Many Californians, particularly
those close to the coast, live on postage stamp-sized lots. Planting trees are out of the question and
may even be prohibited by homeowners association restrictions. But that doesn’t mean you can’t offer birds
shelter, food sources, and nesting sites.
First, look around you. Is there an overgrown holly across the
street, a tangle of berries growing in the alley, or an enormous palm tree next
door? Get to know your neighbors and their
bird populations, and plant something that will supplement the wildlife already
living near you.
Consider devoting a small, sunny
area to seed-producing wildflowers and other annuals. One of my neighbors marked out a six foot square in her tiny
front yard, fenced it with small white pickets, and placed her birdfeeders on a
post in the center. Any seed that drops
is allowed to sprout within the confines of the fence, and she scatters the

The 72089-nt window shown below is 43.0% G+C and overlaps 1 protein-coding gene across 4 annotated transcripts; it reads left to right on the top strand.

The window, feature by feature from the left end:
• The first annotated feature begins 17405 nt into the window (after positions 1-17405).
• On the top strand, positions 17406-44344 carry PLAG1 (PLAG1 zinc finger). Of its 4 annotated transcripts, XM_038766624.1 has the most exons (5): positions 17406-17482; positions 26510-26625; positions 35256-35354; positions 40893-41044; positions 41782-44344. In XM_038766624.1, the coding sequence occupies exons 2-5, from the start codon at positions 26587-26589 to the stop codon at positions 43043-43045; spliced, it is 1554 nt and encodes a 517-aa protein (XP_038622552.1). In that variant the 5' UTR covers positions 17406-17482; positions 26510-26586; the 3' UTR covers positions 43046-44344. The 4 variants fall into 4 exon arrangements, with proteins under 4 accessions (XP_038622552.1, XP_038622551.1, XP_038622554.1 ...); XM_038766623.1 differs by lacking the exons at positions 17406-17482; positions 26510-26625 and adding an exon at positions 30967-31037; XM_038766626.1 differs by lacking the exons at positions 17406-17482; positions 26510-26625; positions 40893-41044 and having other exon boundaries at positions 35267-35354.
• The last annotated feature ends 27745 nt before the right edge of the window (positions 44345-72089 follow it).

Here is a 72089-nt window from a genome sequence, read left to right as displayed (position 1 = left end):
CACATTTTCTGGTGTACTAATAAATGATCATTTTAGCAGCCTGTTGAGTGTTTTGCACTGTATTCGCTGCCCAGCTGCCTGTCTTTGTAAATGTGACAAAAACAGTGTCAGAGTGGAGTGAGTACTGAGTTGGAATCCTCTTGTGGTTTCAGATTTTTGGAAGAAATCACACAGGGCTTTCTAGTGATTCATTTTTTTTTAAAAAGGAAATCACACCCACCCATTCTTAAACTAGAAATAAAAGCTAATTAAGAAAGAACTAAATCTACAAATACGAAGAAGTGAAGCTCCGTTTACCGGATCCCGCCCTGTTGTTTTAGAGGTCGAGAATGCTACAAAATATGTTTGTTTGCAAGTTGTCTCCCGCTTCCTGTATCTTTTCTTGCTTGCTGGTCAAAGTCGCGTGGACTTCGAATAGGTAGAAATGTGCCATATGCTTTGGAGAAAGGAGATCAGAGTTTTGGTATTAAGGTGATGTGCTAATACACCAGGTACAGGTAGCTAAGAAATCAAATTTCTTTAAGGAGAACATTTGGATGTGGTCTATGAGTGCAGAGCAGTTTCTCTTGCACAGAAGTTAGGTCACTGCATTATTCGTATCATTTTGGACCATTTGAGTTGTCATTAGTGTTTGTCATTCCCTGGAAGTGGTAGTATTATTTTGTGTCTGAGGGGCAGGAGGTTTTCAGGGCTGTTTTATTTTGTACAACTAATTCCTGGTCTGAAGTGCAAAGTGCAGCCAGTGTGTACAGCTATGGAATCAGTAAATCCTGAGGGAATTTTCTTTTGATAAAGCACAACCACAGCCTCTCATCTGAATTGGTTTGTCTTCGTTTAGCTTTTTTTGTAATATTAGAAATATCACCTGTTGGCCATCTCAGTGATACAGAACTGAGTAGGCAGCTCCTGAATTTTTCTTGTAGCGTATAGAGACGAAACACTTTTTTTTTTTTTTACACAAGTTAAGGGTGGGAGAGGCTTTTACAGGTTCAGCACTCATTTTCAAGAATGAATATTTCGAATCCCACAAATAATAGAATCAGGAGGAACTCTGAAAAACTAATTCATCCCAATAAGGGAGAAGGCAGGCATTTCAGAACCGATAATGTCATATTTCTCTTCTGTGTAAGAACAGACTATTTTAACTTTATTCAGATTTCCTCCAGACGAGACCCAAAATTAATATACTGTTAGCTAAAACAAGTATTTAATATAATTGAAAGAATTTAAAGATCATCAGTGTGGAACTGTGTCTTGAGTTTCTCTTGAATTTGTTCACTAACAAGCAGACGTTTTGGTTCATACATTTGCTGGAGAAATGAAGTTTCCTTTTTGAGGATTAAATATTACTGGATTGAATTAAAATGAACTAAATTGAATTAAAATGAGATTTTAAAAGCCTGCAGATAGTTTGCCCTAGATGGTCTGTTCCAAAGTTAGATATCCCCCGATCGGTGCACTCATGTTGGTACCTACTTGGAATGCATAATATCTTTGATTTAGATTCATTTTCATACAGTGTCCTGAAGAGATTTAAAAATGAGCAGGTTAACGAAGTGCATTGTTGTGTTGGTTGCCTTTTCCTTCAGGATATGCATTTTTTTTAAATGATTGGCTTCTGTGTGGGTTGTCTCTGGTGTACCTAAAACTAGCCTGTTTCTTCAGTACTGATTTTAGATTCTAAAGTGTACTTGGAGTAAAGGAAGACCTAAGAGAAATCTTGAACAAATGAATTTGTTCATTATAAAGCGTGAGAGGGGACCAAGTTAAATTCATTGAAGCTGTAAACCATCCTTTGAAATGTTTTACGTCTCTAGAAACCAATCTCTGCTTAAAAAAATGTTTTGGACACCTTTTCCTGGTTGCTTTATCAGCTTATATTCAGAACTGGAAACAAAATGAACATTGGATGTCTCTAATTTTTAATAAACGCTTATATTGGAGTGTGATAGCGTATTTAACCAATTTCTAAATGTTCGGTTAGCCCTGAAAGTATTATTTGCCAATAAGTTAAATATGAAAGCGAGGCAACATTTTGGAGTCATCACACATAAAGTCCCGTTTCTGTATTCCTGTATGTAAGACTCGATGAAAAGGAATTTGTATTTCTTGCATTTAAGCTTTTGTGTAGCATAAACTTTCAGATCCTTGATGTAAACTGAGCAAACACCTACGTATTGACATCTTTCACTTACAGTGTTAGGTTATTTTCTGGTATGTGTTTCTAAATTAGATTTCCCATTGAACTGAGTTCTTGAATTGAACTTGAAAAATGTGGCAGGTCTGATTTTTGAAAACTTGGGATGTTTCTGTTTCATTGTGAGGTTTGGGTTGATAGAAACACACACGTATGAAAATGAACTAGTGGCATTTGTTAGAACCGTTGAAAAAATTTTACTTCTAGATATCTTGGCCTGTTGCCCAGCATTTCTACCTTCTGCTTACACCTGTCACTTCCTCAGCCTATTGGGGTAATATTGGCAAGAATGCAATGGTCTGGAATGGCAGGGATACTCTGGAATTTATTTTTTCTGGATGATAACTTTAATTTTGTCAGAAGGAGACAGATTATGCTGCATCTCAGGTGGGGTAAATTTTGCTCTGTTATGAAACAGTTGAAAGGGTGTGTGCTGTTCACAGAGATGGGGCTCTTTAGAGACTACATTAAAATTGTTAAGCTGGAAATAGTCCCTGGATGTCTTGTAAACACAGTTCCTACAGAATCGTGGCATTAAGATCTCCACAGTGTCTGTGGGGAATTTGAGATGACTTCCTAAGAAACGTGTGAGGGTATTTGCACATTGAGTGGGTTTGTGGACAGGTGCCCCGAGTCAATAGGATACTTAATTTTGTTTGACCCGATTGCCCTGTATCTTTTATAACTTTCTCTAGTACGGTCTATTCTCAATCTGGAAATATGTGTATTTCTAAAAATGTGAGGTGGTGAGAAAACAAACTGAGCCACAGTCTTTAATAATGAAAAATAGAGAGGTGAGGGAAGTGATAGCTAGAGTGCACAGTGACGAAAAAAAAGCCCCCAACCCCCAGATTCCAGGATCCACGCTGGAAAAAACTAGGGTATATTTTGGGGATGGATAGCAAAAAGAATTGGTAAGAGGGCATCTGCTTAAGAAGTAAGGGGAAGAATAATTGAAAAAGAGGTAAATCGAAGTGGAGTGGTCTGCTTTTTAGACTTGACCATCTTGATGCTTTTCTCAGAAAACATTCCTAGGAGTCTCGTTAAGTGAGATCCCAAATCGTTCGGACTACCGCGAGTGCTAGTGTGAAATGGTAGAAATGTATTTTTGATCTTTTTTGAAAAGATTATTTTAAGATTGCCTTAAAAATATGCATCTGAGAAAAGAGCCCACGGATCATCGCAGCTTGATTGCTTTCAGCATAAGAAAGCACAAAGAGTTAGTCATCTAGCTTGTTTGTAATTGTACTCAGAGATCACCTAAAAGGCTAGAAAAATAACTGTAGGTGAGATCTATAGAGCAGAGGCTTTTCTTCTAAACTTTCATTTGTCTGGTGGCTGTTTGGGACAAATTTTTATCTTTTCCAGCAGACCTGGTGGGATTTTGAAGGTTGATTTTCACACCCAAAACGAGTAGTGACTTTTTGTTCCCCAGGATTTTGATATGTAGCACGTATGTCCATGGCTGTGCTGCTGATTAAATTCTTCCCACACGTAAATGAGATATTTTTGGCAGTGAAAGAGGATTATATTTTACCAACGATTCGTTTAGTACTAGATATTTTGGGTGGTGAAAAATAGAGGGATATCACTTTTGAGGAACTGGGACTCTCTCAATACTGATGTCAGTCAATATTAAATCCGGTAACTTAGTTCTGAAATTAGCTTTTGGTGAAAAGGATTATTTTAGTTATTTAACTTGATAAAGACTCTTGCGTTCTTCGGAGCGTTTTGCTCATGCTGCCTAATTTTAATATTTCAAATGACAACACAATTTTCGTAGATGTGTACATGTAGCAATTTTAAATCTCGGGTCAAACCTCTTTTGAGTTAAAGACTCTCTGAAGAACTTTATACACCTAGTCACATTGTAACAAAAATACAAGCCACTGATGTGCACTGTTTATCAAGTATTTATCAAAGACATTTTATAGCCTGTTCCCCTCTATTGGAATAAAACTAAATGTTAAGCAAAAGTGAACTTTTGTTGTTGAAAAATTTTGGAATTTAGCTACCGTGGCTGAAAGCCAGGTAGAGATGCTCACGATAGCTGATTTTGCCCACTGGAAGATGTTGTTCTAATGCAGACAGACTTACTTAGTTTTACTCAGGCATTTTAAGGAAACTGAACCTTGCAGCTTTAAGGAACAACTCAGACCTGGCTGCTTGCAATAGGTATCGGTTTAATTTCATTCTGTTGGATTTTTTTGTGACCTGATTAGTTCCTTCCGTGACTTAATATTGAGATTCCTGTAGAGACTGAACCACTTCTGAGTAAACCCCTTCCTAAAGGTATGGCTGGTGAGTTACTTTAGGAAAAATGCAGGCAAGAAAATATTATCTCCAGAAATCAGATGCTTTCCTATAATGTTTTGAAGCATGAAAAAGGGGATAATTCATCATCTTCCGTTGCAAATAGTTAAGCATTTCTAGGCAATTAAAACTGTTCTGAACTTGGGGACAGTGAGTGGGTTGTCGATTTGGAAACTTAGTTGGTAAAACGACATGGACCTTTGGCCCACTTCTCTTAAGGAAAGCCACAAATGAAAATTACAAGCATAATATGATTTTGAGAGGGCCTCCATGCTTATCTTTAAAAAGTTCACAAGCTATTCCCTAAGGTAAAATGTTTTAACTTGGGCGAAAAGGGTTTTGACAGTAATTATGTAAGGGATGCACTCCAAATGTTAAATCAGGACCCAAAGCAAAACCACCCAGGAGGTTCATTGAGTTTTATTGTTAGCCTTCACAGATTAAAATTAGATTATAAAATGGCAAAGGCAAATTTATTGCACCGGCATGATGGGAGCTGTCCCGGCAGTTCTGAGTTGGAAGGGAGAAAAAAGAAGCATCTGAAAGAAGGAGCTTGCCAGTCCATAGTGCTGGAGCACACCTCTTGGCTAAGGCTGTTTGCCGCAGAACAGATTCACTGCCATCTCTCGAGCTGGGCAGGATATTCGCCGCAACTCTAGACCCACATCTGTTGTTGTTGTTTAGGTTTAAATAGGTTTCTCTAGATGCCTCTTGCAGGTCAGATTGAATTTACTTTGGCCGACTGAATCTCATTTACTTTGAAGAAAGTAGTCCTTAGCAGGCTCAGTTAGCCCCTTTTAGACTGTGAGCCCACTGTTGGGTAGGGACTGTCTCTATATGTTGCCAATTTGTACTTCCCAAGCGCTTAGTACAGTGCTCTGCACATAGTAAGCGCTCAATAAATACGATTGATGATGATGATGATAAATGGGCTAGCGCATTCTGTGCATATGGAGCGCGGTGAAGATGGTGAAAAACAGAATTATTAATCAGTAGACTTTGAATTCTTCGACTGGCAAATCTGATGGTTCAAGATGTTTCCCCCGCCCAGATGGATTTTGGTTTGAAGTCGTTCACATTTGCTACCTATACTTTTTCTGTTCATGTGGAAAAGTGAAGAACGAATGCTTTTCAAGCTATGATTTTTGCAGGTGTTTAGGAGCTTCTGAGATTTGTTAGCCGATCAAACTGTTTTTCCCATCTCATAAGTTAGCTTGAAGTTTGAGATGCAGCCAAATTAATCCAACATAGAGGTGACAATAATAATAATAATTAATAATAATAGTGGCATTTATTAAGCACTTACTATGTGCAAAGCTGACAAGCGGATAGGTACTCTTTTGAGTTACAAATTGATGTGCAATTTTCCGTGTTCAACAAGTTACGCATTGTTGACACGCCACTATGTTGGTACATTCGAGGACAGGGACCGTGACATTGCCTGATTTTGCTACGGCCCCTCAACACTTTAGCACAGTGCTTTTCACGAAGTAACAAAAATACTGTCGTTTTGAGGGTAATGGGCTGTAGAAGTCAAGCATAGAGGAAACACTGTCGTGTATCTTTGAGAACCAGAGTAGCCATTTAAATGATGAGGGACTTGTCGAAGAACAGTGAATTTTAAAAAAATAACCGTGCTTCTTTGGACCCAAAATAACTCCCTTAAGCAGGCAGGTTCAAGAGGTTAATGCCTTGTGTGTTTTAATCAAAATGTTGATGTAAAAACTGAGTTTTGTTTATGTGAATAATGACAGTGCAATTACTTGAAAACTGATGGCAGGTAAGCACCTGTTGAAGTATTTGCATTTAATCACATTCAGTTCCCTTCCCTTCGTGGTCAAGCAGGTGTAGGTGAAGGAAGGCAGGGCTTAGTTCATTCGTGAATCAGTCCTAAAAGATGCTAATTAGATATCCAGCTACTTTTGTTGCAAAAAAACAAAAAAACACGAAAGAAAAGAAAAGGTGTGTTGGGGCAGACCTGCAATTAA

seeds of poppy, clarkia, and cosmos there for spring bloom and autumn seeds.
Even container gardeners can
encourage birds: penstemon, fuchsia,
and salvia will grow happily in containers and attract hummingbirds, and even a
half-barrel planted with annual flowers will provide an enticing seed source.
Roses, junipers, manzanitas, and
elderberries are all good reliable shrubs that produce berries (or rose hips)
and provide shelter. An ornamental
cherry or plum tree, a dwarf lemon tree, or even a small evergreen like a dwarf
spruce will provide cover and potential nesting sites.